Indoctrination in a Marquette Theology Class
The e-mail above bears a strong resemblance to a recent essay by leftist Theology Prof. Daniel Maguire. Maguire has confirmed to us that he sent the message to students.
Thursday, February 17, 2011 6:30 PMAs is typical with leftist professors, especially those in disciplines far removed from empirical social reality, this message is absurdly ignorant of the facts. For example, during the evil neo-liberal Reagan Administration, the mean income of the poorest 20% of the population increased. It was $10,682 in constant 2009 dollars in 1980, and $11,681 in the same constant dollars in 1989. Of course, the income of the top earners increased faster. But does “social justice” mean that we should envy and want to hurt affluent people?
This fits into the exam question on the triangle of justice.
The Ed Schulz Show on MSNBC, Channel 46 is on at 9:00 pm broadcasting from Madison. I’m not assigning that but you might find it of interest.
Neoliberalism (neoconservatism) is the operating system in the political economy of the Right.
It has these characteristics:
1) “Possessive individualism.” Greedy individualism would describe it better. It embodies the Social Darwinism—survival of the fittest—mentality. It is “Greed is good” theory.
(2) It is anti-government, wanting to minimize the role of the government, and remove regulations. Therefore it stresses “privatization,” taking things out of government hands and giving it to private business. Following the neoliberal script, George W. Bush tried to “privatize” Social Security, handing over retirement benefits to the mercy of the stock market. Water supply has in some places been privatized; airports and roads have been targeted for privatizing.
(3) Neoliberalism is anti-unions. Reagan went after the air traffic controllers union. Governor Walker is going after public worker’s union--teachers, etc.-- denying them the right to collective bargaining.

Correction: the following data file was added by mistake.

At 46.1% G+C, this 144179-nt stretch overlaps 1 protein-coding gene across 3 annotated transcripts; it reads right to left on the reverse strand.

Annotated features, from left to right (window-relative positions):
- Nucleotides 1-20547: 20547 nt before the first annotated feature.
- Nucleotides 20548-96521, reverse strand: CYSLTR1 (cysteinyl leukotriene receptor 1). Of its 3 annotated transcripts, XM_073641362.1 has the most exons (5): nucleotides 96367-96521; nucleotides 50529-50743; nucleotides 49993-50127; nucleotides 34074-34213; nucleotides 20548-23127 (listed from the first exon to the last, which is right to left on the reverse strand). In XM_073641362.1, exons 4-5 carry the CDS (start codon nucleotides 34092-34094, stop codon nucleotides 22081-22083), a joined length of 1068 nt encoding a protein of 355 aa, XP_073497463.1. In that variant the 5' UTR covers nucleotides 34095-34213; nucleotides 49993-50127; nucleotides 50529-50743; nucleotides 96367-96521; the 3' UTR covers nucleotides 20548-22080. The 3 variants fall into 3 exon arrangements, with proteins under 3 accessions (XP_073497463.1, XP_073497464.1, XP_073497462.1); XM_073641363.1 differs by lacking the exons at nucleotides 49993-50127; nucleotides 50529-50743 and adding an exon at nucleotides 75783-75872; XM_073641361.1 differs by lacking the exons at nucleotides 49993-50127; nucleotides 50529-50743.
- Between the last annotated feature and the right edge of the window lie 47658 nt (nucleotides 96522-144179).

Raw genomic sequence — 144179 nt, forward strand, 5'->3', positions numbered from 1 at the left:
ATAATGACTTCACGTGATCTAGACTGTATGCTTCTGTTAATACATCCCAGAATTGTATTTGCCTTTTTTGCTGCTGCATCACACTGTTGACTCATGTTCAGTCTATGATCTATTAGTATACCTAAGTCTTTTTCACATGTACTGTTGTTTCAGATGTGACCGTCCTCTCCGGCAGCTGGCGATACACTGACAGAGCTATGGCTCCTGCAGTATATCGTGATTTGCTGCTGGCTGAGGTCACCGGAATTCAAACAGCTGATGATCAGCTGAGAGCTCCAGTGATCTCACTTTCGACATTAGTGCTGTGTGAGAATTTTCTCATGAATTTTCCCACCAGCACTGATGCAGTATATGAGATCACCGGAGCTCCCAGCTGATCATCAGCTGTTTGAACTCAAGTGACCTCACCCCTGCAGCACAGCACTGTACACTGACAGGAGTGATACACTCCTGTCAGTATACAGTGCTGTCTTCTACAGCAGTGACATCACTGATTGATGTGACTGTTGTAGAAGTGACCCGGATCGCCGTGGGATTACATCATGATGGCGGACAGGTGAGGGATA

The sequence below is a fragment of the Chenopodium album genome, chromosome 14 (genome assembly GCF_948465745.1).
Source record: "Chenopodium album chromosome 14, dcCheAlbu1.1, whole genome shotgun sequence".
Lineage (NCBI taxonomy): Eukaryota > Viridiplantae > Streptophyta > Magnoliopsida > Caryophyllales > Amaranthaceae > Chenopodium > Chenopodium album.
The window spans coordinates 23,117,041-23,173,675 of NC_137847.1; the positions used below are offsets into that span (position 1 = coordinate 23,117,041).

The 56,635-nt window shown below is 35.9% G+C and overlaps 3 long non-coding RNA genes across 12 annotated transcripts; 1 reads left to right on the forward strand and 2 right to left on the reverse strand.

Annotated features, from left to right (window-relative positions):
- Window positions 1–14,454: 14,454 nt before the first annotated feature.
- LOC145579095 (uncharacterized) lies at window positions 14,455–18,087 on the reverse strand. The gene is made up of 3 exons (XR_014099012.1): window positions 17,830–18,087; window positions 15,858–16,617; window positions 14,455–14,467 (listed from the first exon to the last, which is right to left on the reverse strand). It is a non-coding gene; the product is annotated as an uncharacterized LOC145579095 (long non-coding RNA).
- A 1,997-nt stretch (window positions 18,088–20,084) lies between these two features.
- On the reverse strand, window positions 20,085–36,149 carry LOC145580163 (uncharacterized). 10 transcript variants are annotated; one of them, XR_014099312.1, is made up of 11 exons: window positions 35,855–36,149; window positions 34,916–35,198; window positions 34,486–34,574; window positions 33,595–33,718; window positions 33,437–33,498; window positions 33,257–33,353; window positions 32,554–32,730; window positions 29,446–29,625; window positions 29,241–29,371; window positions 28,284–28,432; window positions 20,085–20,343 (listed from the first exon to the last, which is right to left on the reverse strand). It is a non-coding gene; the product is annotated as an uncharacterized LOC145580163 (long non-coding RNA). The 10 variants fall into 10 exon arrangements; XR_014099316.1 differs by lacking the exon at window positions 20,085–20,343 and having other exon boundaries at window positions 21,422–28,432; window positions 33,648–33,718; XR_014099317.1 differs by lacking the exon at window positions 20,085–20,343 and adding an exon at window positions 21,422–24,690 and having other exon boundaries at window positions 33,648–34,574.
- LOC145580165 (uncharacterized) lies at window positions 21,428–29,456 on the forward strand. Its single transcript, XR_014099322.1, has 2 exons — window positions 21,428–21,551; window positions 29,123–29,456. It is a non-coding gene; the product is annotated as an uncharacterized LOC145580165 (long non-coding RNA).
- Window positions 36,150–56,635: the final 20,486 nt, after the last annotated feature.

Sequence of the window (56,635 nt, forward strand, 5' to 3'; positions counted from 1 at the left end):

(4) Neoliberalism asks us to put our trust in the market and in corporations and to allow them to have unfettered freedom.
In England, Maggie Thatcher was an apostle of Neoliberalism. The results were clear: wealth was shifted from the bottom to the top. When she entered office one in ten Britons were listed as below the poverty line. When she finished one in four were in poverty and one in three children.
Ronald Reagan was another devotee of Neoliberalism. As Kevin Phillips, a Republican analysys [sic] and former aide to President Nixon reported in his book The Politics of Rich and Poor: in the 1980s the top 10 percent of American families increased their average family income by 16 percent, the top 5 percent by 23 percent, and the top one percent by 50 percent. The bottom 80 percent of families and workers all lost something and the lower they were on the scale, the more they lost. The bottom 10% lost 15% of their already meager incomes.
Neoliberalism lacks a sense of social justice. It is basically opposed to sharing. Therefore it is wildly opposed to taxes regardless of what taxes do for the common good. It particularly opposes taxes for the wealthy. The billionaire Warren Buffett pays 17%; his secretary pays 30%. It is the opposite of Jesus’ “Blessed are the poor;” it is “Blessed are the rich.”
Remember Aristotle said “Justice holds the city together.” and Thomas Aquinas said “Justice consists in sharing.”
Neoliberalism is basically opposed to justice. It naturally opposes government since government enforces sharing, e.g. in taxes and in curbing monopolies.
The current demonstrations in Madison are in effect protesting neoliberalism.
Poverty rates in the U.K. are misleading, since they are usually measured as the percentage of people below (say) 40% or 50% of the median income. That way if everybody gets equally better off, poverty fails to decline. And if most of society gets better off, and low income groups remain equally well-off, poverty “increases” (notwithstanding that the poor are no worse off).
So this kind of data is perfect for people who want to play games with statistics.
Of course, neo-liberal policies have been all the rage in recent years, and not just in the capitalist USA. European socialist countries have slashed top tax rates, and privatized nationalized industries. And they have done that not because greed has triumphed, but because socialist policies don’t work.
The opposite of neo-liberalism, in fact, is not compassion or social justice, it’s statism.
All professors, us included, have their biases, and students can usually figure out what they are. But the majority allow views on both sides to be presented, and don’t push one side of contemporary political conflict.
We, for example, have not said a single word to our classes either in support of or opposition to the union protests in Madison.
But this professor tells students that this e-mail “fits into the exam question on the triangle of justice.” Students, apparently, are supposed to write about the evil of greedy neo-liberalism and how social justice demands that they side with union demands.
It would require a very gutsy student to take a different view in this class.